Review: Citizens of Earth

Few game developers leave bigger shoes to fill than Shigesato Itoi. As a writer he’s made an indelible mark on Japanese popular culture, writing short stories, song lyrics, online essays and even advertisements that are widely quoted to this day. But his farthest-reaching work by far – some would call it his magnum opus – is the MOTHER trilogy. Western audiences are mainly familiar with the second entry in the series, known as Earthbound stateside, but all three games stand at the pinnacle of the Role-Playing genre in their native Japan. Despite the immense success and critical acclaim, though, it seems the series has run its course. Atlus and Eden Industries’ Citizens of Earth makes an attempt to fill the void, but in doing so it invites comparisons to three of the funniest and most emotionally resonant games of all time.

Surprisingly, Citizens of Earth does a commendable job measuring up to Nintendo’s quirky modern-day RPGs – at least in the humor department. The game focuses on the Vice President of the World as he travels the globe dealing with medium-urgency threats to the public good. Rather than fight himself, the VP delegates to citizen volunteers whom he can recruit from within the electorate. This setup creates a wellspring of comedic opportunities, and Citizens makes expert use of them, taking jabs at western politics and pop culture while developing a cast of charming characters who will keep you laughing straight up to the game’s finale.

As the most least important man in the free world, the Vice President carries himself with a mix of overconfidence and good-natured naiveté that makes him eminently likable as a protagonist. However, it’s the game’s eponymous citizens that really steal the show. You’ll start out fending off protestors with the Vice President’s Mom and Brother, but before long you’ll amass a small army of Mechanics, Conspiracy Theorists, Mascots, and Cat Ladies. All told there are some 40 citizens available to recruit, and though none of them has a name beyond their job title, each has a distinct and memorable personality.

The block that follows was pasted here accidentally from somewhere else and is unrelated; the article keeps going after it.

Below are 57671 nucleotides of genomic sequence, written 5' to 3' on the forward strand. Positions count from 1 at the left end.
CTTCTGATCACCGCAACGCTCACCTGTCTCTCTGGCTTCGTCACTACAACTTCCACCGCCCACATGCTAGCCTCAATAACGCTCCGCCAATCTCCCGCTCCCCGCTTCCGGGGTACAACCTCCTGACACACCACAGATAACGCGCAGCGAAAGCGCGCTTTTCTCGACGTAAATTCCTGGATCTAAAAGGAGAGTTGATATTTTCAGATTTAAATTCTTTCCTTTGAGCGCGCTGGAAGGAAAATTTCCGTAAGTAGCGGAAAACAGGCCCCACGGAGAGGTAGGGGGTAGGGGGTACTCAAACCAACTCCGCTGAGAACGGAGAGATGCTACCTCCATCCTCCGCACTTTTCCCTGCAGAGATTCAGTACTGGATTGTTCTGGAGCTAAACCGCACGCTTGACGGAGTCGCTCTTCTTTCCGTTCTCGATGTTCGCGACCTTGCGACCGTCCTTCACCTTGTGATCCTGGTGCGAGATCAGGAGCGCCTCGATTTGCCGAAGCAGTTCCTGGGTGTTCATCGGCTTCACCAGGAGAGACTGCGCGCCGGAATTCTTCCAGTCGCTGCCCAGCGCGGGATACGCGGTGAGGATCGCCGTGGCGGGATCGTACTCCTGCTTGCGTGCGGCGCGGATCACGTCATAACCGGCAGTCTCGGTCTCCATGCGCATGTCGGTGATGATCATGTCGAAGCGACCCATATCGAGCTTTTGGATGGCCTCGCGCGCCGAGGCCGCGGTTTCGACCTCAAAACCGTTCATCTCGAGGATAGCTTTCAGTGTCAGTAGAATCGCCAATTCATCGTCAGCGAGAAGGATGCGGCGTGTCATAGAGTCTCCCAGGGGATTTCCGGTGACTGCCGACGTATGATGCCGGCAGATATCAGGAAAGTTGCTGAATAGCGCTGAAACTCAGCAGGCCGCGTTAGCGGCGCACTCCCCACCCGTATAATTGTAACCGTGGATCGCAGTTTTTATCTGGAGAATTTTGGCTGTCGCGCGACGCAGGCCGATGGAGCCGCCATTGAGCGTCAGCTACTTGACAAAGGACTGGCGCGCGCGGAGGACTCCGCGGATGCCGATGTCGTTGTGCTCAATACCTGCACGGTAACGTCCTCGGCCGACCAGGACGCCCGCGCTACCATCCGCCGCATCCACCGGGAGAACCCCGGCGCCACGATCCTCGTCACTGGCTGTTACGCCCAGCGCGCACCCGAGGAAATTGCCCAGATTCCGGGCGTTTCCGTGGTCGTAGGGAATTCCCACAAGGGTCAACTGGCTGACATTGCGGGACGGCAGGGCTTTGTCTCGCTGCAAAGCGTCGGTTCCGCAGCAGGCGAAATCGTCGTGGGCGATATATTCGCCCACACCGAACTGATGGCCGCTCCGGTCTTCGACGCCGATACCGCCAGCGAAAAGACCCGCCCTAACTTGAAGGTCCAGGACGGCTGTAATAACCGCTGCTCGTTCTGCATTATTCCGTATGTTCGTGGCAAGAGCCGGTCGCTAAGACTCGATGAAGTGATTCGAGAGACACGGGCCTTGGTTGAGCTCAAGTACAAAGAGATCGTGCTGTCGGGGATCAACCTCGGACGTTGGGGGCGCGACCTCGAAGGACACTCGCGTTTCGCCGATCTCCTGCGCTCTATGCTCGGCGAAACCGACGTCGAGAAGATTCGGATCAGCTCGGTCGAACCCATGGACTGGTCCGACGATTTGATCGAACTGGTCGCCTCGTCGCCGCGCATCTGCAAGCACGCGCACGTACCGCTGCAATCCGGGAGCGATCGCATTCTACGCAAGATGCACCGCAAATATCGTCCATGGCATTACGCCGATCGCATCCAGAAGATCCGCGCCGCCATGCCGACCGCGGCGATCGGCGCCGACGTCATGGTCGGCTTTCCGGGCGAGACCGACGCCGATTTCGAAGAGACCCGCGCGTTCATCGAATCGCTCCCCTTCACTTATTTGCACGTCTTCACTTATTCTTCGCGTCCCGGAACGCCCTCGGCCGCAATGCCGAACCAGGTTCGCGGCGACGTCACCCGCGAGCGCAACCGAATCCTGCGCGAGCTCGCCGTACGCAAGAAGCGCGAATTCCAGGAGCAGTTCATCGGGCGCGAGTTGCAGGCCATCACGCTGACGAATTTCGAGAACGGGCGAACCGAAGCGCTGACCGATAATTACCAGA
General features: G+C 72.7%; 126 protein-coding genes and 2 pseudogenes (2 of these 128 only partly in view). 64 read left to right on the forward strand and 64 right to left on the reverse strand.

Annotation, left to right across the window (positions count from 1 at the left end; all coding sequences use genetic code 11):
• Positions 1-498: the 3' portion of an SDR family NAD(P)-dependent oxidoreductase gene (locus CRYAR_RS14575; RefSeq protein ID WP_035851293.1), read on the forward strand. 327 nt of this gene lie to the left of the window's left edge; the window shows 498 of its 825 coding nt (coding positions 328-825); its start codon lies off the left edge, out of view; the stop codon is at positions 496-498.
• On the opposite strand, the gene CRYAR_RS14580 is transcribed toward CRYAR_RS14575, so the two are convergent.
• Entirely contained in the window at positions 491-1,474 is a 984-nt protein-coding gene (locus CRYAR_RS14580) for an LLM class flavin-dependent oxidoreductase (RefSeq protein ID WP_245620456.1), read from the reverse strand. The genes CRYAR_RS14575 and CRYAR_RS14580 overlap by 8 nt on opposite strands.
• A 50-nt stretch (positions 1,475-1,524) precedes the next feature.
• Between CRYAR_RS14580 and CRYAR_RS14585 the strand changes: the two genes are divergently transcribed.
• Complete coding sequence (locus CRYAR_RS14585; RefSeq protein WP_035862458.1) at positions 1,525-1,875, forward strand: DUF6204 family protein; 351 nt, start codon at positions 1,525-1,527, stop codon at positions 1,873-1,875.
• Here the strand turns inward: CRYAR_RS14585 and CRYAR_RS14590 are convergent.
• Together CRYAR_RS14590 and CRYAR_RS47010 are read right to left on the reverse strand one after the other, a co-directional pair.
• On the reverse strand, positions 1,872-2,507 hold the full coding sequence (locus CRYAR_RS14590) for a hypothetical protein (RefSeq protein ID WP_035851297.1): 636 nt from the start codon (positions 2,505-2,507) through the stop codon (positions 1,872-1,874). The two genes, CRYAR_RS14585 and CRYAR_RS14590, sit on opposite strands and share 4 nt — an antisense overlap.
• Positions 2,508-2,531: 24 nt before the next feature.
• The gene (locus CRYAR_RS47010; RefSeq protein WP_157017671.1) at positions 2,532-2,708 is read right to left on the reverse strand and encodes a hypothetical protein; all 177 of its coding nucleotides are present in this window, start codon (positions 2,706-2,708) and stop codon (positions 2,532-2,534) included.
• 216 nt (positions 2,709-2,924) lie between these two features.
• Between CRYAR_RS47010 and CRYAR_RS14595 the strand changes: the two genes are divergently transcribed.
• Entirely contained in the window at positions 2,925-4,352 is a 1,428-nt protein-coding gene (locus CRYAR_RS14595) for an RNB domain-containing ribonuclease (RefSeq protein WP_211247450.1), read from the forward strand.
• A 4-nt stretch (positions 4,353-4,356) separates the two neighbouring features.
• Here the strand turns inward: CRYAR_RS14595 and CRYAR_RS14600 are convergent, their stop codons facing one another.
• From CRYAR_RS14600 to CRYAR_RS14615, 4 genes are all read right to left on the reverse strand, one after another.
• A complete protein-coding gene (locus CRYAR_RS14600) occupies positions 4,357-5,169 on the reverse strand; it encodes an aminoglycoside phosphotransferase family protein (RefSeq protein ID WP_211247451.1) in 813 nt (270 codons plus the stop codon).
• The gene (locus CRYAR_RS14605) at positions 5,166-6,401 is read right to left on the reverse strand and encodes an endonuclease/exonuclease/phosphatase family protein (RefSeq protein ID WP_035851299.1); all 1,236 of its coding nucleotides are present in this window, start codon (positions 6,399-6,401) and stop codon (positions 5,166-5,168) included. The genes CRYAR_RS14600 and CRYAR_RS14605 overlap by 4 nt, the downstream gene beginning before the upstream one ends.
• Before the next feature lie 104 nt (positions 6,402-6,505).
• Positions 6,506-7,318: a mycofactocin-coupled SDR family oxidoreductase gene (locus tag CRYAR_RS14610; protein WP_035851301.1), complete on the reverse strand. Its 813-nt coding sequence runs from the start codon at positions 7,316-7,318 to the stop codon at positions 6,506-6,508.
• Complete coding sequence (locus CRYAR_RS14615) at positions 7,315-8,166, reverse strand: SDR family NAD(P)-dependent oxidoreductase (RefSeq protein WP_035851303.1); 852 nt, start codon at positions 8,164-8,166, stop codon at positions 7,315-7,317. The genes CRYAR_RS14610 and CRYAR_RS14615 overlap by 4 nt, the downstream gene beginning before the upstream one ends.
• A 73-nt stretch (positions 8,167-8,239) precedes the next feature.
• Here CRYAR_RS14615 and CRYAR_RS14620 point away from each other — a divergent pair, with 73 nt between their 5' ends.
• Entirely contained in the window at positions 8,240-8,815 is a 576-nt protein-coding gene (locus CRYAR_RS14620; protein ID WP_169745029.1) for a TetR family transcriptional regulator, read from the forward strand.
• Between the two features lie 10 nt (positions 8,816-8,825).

It’s in the collisions of these vibrant characters that the game finds the bulk of its humor. Many of them are politically informed – as you’d expect a volunteer to be – and it’s especially hilarious to watch them tip-toe around the Vice President’s ego. They tend to fall a little flat during story cutscenes, where your party mostly exists to deliver generic quips. However, when they’re not adventuring with you, they serve double duty as the majority of the game’s NPCs, allowing their personalities plenty of chances to shine. Their dialogue is delivered with the sharp writing and quality voice acting we expect of an Atlus title – a sign that the publisher has added more to the game than just marketing muscle. Much like in Legend of Heroes: Trails in the Sky, you’ll come to know and adore the world’s denizens as they cross paths with you on your adventure.

These characters don’t just bring humor to the table though – they serve to inject the game’s turn-based combat with strategic variety and depth. Every single citizen has their own unique set of attacks and support moves that distinguishes them as a character. Your Mom will comfort the team with hugs and support while wearing down enemy defenses through harsh scolding, but your Brother takes a more straightforward approach, dealing out wrestling holds and nasty charley horses. If you’re looking for something a little less conventional, the School Mascot can boost EXP gains for the entire party with a rousing cheer or steal power from his teammates, while the Psychologist can put either himself or your enemies into a deep slumber and follow it up with devastating dream-based moves. These abilities grow as characters level up, so no move will ever be made obsolete. You can switch characters at any time – even at the beginning of battle – so nothing will get in the way of your experimentation.


Though you’re provided with a wealth of options, the game’s battle system is, at its core, very simple. Once you encounter an enemy on the over world, you’ll take turns trading attacks against a psychedelic backdrop until one side or the other runs out of health. Most systems are handled in a by-the-books manner, but power – the resource that fuels special attacks – is very different from the MP systems you’re probably used to. Instead of having a bar that limits their use of more powerful abilities, your citizens have a set number of power points represented by orbs below their health bar. Weaker abilities fill these orbs with power, while stronger ones drain them. Figuring out the right balance for each character is the key to victory. The system is reminiscent of Spirit Points in Skies of Arcadia, and lends battles a sense of back-and-forth dynamism.